Dreamer wants Congress to save DACA so she can minister at her parish

IMAGE: CNS photo/Jessica Able, The Record

By Ruby Thomas and Jessica Able

SPRINGFIELD, Ky. (CNS) — Holding
the Lectionary high, Mirna Lozano processed into St. Dominic Church in late October
during the parish’s first young adult Mass, which she organized with the help
of her father, Rodrigo.

The father-daughter duo recently
earned certification in youth ministry through the Archdiocese of Louisville’s Office of Youth and Young Adults.
They are looking forward to seeing youth ministry grow at the parish.

But Mirna’s future in
Springfield is uncertain. The 19-year-old native of Mexico was brought to the
United States without proper documentation when she was 4 years old. The U.S.
is the only home she knows.

For now, she’s protected by the
Deferred Action for Childhood Arrivals, or DACA, program. President Donald
Trump’s decision to cancel the program — which protects 800,000 young people
from deportation — leaves an uncertain future though.

What’s more certain for Mirna and
other young Hispanics is fear.

Trump called on lawmakers in Washington to pass a measure to preserve DACA. To that end, advocates around the country have rallied to
urge passage of the DREAM Act — the Development, Relief and Education for Alien Minors Act — to
provide a pathway to citizenship for DACA beneficiaries, but Congress has yet to

young people who would benefit from the act’s passage, known as
“Dreamers,” are afraid they will have to give up their lives in the U.S. and be
forced to return to countries they barely remember.

Mirna, who hopes to be a teacher
and youth minister, said she feels her future lies in the hands of the federal
government. She has voluntarily registered under DACA.

“This is our country. This is
all we know,” she told The Record,
newspaper of the Archdiocese of Louisville.

Mirna, her father and a group of
six other young people, including her younger sister Dora, shared their journeys
after the Mass at St. Dominic.

Rodrigo Lozano said his family
moved to the U.S. 15 years ago, trading the suffocating violence of Mexico City
for the sleepy rural community of Springfield, 59 miles southeast of Louisville.
Mirna was 4 and Dora only 3.

He said he came looking for a
“better … more peaceful life” for his family. “It’s every parents’ dream,” he

Despite a tough economy in
Mexico, he had managed to hold a decent job, but Mexico City had become
inundated with violence, he said. After being assaulted at gunpoint several
times, he felt he had no choice but to leave his homeland. Traveling to the U.S.
without documents is a major decision because it’s dangerous, he admitted.

The elder Lozano said he
initially traveled north alone to prepare a life for his family. His wife and
two daughters joined him about a year later.

When Rodrigo arrived, he did not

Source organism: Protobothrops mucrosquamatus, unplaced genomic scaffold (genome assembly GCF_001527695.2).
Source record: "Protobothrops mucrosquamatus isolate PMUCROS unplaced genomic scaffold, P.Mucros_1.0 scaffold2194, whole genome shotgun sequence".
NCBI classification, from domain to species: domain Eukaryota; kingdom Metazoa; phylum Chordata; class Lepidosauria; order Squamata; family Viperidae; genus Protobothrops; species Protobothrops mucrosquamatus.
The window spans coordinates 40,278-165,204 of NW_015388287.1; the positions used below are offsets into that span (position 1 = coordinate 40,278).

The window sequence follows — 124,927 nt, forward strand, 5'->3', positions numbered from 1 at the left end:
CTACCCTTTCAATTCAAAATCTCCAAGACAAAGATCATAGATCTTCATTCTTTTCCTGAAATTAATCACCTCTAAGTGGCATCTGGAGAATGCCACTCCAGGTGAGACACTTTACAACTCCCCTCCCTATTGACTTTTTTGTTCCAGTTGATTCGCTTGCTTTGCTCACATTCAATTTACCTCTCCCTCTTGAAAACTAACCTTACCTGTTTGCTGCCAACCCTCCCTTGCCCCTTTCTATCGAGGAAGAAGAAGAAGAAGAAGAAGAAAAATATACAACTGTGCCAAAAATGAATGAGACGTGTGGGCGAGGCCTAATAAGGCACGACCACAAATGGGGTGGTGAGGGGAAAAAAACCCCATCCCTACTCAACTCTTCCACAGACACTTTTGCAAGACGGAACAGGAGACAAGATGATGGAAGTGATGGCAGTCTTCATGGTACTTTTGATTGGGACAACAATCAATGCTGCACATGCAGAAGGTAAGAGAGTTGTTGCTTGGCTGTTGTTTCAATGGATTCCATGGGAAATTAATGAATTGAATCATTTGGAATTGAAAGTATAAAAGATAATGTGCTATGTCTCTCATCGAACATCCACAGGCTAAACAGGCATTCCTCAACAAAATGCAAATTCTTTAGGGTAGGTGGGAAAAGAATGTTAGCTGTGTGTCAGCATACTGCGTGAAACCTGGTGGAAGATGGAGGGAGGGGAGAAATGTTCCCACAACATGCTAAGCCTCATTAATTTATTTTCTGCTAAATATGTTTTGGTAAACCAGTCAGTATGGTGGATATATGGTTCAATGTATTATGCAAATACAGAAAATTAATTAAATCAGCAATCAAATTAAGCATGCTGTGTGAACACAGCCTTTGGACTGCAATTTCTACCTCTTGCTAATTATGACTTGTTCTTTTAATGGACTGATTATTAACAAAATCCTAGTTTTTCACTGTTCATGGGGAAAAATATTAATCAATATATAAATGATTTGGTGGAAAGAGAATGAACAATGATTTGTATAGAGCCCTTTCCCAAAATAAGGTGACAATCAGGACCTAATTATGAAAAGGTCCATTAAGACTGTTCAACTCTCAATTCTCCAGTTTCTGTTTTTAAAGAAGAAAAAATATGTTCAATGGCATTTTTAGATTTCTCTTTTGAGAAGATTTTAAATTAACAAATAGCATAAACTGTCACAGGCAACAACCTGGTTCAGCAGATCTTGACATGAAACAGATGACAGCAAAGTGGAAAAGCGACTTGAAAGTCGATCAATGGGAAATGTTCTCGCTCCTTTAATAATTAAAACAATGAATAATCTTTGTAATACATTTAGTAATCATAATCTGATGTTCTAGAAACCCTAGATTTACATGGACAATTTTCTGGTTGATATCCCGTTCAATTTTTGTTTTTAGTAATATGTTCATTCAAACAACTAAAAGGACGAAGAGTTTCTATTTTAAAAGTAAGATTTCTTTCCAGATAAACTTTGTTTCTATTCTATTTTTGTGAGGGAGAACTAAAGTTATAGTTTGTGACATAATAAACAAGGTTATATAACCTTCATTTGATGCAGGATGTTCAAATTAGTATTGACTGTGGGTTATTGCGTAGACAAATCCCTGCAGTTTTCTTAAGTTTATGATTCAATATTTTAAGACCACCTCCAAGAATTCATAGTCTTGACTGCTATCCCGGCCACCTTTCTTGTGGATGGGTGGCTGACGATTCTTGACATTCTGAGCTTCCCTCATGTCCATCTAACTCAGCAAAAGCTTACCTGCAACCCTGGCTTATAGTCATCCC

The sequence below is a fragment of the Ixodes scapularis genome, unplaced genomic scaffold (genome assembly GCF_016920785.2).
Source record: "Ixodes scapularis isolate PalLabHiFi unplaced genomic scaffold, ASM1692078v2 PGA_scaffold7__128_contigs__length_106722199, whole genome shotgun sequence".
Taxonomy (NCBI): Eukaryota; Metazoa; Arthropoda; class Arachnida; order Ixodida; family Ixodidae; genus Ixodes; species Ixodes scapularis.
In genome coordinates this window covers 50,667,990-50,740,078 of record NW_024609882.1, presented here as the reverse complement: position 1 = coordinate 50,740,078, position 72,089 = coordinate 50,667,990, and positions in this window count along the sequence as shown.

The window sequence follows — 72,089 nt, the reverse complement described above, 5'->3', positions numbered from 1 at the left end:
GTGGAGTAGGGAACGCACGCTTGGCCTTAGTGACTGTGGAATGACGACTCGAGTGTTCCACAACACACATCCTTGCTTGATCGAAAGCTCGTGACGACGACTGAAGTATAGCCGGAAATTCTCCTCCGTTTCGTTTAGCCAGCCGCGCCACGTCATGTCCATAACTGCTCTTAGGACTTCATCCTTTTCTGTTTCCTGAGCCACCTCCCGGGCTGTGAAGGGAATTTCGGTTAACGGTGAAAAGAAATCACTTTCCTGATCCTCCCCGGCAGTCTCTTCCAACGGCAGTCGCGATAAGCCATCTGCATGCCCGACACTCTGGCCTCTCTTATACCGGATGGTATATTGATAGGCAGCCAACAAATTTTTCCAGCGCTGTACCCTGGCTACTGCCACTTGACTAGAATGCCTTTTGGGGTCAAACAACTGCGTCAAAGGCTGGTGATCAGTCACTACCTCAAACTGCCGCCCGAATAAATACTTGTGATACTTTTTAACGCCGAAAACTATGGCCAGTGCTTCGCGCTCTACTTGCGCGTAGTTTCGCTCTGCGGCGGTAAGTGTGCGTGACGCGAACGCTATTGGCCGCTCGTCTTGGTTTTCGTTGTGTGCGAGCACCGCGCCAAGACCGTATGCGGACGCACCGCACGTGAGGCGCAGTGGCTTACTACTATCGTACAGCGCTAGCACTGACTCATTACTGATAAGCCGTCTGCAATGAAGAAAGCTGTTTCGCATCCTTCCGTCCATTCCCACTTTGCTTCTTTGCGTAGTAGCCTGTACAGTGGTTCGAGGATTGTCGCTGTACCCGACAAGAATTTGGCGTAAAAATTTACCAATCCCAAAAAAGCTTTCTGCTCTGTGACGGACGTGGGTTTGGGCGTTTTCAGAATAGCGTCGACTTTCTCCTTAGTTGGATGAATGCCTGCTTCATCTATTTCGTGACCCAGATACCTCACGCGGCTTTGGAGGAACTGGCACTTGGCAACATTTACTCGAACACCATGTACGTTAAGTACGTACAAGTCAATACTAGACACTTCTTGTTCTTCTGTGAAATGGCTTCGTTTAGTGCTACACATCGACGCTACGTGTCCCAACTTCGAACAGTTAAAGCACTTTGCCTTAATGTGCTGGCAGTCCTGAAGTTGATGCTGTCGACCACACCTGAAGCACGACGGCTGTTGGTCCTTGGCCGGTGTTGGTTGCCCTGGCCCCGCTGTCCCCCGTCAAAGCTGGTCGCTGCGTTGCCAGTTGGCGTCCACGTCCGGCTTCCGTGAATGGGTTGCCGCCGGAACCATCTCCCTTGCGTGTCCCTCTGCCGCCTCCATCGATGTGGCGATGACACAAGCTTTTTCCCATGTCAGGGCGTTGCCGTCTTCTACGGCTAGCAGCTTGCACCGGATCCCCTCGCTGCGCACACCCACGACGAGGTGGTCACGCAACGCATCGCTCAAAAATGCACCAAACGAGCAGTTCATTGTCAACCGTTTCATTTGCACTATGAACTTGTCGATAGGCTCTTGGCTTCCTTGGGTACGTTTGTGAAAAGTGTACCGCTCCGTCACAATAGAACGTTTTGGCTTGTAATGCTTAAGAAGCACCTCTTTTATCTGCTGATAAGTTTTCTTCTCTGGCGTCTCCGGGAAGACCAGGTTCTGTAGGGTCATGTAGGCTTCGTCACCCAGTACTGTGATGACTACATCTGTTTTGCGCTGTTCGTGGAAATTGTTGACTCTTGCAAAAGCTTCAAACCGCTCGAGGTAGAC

speak English, had nowhere to live and no clothes to wear. But he found work on
farms and sometimes cleaned streets.

“You don’t care how much you’re
paid, you just want to work,” he said.

for regrets, Rodrigo has none.

Since moving to Springfield the
family, including a son born in the U.S., have found a home in St. Dominic
Church, where they are active parishioners.

Despite the looming threat of deportation,
Mirna continues to look ahead. She and her father are proud of their youth
ministry certificates and are forming a multi-ethnic youth group at the parish.

Mirna also is active in the
community, helping other young people understand their options for higher
education despite their legal status. Undocumented young people, even those
protected by DACA, do not qualify for federal student aid.

She said he hopes to foster
unity and a better understanding between Hispanics and the larger community in

DACA is not just a political
issue, she noted. It’s about people “striving for a better life.” She wants to
help others understand that.

Mirna hopes that Congress will
pass the DREAM Act and that there will be a path to legalization for the
parents of Dreamers.

Since the president’s decision in
September to cancel DACA — he gave Congress six months to act before formally ending
the program — Mirna has felt the Catholic Church’s presence and support
because it has helped her feel safe.

Father Pepper Elliott, pastor, who
celebrates Mass in Spanish for the Hispanic community at St. Dominic Church, said
it would be a tragedy to lose the Dreamers.

“They’re just as much our young
people as any other in our parish and they’re just as close to our hearts,” Father
Elliott said.

He held up Mirna’s leadership in
organizing the young adult Mass. She graduated from Bethlehem High School in
Bardstown, Kentucky., where she was elected president of her senior class, he

Young Latinos such as Mirna have
grown up in the community and some attended St. Dominic School, he explained,
noting that many now are of college and working age, contributing to the community
by holding jobs, paying taxes, rent and utilities, buying necessities, such as
clothing and cars, and even helping create jobs.

On top of that, Father Elliott added,
they add to the community through their family life and values.

– –

Thomas and Able are on the staff of The
Record, newspaper of the Archdiocese of Louisville.

– – –

Copyright © 2017 Catholic News Service/U.S. Conference of Catholic Bishops. www.catholicnews.com. All rights reserved. Republishing or redistributing of CNS content, including by framing or similar means without prior permission, is prohibited. You may link to stories on our public site. This copy is for your personal, non-commercial use only. To request permission for republishing or redistributing of CNS content, please contact permissions at cns@catholicnews.com.

Original Article